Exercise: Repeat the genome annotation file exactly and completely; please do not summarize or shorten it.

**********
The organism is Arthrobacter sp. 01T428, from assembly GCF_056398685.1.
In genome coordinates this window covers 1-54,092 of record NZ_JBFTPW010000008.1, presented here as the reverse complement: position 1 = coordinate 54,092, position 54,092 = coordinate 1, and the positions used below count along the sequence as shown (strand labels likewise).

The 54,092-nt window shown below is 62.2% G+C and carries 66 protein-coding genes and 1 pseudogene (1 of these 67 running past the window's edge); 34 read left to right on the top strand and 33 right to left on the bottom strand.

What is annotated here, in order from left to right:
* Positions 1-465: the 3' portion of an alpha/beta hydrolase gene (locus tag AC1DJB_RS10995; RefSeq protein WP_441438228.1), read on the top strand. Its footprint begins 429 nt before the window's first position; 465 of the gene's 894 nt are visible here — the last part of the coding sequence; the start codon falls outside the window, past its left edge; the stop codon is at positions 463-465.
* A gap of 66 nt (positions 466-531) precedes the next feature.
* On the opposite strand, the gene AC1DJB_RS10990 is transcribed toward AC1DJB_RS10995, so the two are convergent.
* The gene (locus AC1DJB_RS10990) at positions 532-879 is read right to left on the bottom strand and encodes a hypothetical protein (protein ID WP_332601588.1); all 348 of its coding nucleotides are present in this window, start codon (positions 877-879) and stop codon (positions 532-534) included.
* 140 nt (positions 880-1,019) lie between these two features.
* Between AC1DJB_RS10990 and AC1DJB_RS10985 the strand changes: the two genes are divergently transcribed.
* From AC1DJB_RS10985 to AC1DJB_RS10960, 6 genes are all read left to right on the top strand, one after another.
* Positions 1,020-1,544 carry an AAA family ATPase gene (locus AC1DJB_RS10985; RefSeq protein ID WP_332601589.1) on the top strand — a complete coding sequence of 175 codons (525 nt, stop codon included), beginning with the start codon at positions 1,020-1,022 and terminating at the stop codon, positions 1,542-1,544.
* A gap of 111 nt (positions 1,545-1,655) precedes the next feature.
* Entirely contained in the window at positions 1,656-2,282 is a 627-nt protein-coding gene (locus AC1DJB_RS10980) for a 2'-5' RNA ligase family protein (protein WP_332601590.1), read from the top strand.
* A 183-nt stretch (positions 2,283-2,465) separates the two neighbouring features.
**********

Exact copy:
The organism is Arthrobacter sp. 01T428, from assembly GCF_056398685.1.
In genome coordinates this window covers 1-54,092 of record NZ_JBFTPW010000008.1, presented here as the reverse complement: position 1 = coordinate 54,092, position 54,092 = coordinate 1, and the positions used below count along the sequence as shown (strand labels likewise).

The 54,092-nt window shown below is 62.2% G+C and carries 66 protein-coding genes and 1 pseudogene (1 of these 67 running past the window's edge); 34 read left to right on the top strand and 33 right to left on the bottom strand.

What is annotated here, in order from left to right:
* Positions 1-465: the 3' portion of an alpha/beta hydrolase gene (locus tag AC1DJB_RS10995; RefSeq protein WP_441438228.1), read on the top strand. Its footprint begins 429 nt before the window's first position; 465 of the gene's 894 nt are visible here — the last part of the coding sequence; the start codon falls outside the window, past its left edge; the stop codon is at positions 463-465.
* A gap of 66 nt (positions 466-531) precedes the next feature.
* On the opposite strand, the gene AC1DJB_RS10990 is transcribed toward AC1DJB_RS10995, so the two are convergent.
* The gene (locus AC1DJB_RS10990) at positions 532-879 is read right to left on the bottom strand and encodes a hypothetical protein (protein ID WP_332601588.1); all 348 of its coding nucleotides are present in this window, start codon (positions 877-879) and stop codon (positions 532-534) included.
* 140 nt (positions 880-1,019) lie between these two features.
* Between AC1DJB_RS10990 and AC1DJB_RS10985 the strand changes: the two genes are divergently transcribed.
* From AC1DJB_RS10985 to AC1DJB_RS10960, 6 genes are all read left to right on the top strand, one after another.
* Positions 1,020-1,544 carry an AAA family ATPase gene (locus AC1DJB_RS10985; RefSeq protein ID WP_332601589.1) on the top strand — a complete coding sequence of 175 codons (525 nt, stop codon included), beginning with the start codon at positions 1,020-1,022 and terminating at the stop codon, positions 1,542-1,544.
* A gap of 111 nt (positions 1,545-1,655) precedes the next feature.
* Entirely contained in the window at positions 1,656-2,282 is a 627-nt protein-coding gene (locus AC1DJB_RS10980) for a 2'-5' RNA ligase family protein (protein WP_332601590.1), read from the top strand.
* A 183-nt stretch (positions 2,283-2,465) separates the two neighbouring features.